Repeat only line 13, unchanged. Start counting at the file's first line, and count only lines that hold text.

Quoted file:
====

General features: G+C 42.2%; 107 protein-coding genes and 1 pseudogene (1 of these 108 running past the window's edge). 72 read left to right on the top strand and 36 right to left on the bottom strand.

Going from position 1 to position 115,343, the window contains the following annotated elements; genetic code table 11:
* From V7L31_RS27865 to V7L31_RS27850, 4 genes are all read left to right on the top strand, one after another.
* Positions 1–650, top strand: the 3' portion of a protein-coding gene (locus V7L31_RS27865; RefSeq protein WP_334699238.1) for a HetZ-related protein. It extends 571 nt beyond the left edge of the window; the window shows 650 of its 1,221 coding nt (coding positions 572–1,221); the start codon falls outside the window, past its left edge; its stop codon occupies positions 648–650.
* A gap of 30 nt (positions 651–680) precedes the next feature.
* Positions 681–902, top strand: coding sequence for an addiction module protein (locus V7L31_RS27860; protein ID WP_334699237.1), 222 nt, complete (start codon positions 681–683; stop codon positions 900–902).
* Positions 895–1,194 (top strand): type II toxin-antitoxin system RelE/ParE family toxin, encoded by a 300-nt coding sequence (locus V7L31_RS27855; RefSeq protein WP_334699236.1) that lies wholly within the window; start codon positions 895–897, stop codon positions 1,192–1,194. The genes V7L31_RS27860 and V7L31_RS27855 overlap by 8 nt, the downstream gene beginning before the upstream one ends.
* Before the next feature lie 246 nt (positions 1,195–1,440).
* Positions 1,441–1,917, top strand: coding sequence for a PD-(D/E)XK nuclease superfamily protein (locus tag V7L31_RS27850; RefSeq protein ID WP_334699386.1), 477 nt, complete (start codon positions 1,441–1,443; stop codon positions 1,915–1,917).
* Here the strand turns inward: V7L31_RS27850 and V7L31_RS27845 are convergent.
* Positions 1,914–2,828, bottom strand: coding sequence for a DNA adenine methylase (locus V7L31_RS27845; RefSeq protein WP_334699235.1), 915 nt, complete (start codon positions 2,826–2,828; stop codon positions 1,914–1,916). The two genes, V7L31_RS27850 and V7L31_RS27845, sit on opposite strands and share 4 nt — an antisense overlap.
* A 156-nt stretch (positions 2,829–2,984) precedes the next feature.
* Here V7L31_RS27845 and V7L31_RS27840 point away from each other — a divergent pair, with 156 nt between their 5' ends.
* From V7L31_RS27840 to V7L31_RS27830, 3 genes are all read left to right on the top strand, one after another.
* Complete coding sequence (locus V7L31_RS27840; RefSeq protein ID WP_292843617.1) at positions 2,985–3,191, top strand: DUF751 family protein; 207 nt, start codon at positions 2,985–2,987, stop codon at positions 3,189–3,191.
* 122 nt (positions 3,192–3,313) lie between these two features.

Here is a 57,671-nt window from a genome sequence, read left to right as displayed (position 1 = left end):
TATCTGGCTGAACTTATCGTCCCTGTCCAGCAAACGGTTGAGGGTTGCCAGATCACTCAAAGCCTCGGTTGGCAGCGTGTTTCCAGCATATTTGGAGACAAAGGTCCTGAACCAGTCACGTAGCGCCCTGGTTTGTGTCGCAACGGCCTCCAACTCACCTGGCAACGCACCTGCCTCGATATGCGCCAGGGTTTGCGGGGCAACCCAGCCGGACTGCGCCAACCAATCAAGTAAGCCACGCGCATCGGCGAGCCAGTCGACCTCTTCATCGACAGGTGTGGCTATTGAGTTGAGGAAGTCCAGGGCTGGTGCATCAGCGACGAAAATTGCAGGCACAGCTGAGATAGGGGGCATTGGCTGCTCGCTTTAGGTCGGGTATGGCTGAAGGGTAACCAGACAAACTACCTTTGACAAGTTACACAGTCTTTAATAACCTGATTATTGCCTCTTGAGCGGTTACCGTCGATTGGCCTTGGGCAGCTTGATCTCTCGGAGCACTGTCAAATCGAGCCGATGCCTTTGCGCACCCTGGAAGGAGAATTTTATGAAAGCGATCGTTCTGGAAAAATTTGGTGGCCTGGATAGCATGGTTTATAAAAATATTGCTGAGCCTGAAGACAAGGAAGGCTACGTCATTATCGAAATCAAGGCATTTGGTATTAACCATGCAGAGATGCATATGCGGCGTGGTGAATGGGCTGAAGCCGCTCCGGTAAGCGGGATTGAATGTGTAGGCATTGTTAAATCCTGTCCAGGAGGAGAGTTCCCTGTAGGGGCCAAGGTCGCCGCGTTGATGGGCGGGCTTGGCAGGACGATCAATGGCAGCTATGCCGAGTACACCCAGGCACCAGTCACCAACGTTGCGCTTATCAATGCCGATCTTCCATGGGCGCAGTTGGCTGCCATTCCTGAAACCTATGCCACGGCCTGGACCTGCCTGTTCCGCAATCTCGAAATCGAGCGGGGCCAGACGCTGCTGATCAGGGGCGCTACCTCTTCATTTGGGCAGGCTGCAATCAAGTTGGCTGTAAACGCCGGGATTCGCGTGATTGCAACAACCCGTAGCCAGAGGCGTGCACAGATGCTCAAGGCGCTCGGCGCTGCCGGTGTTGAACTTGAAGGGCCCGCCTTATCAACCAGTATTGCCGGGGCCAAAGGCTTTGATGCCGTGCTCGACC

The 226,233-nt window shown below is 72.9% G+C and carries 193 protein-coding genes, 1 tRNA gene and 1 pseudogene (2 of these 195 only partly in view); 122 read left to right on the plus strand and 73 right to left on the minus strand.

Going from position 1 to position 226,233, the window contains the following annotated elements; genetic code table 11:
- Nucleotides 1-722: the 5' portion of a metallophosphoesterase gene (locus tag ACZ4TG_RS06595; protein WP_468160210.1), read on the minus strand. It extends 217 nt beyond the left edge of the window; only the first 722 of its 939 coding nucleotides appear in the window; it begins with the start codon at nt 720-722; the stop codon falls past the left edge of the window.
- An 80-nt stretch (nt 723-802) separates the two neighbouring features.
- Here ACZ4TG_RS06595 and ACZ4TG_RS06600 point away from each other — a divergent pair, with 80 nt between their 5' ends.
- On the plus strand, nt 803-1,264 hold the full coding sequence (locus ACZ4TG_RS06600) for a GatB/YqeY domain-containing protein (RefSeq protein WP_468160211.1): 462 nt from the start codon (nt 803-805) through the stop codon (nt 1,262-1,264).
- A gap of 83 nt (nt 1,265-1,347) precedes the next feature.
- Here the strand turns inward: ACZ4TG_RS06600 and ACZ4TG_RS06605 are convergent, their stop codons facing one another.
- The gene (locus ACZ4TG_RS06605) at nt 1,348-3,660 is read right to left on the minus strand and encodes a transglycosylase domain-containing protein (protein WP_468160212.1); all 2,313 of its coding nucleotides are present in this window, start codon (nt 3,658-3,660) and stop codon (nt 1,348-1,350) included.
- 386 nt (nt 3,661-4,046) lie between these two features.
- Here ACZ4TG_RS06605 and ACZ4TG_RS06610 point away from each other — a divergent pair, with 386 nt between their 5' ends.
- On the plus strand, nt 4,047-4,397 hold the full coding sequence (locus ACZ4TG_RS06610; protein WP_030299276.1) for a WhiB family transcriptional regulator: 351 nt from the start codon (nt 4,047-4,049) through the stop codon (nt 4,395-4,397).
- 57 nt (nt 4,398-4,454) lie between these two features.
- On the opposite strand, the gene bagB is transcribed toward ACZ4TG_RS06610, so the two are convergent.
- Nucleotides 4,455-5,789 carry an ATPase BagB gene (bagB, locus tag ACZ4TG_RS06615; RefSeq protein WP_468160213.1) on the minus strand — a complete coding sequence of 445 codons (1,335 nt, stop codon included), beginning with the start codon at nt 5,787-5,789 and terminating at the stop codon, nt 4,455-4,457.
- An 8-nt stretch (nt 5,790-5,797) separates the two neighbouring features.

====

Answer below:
* Here V7L31_RS27845 and V7L31_RS27840 point away from each other — a divergent pair, with 156 nt between their 5' ends.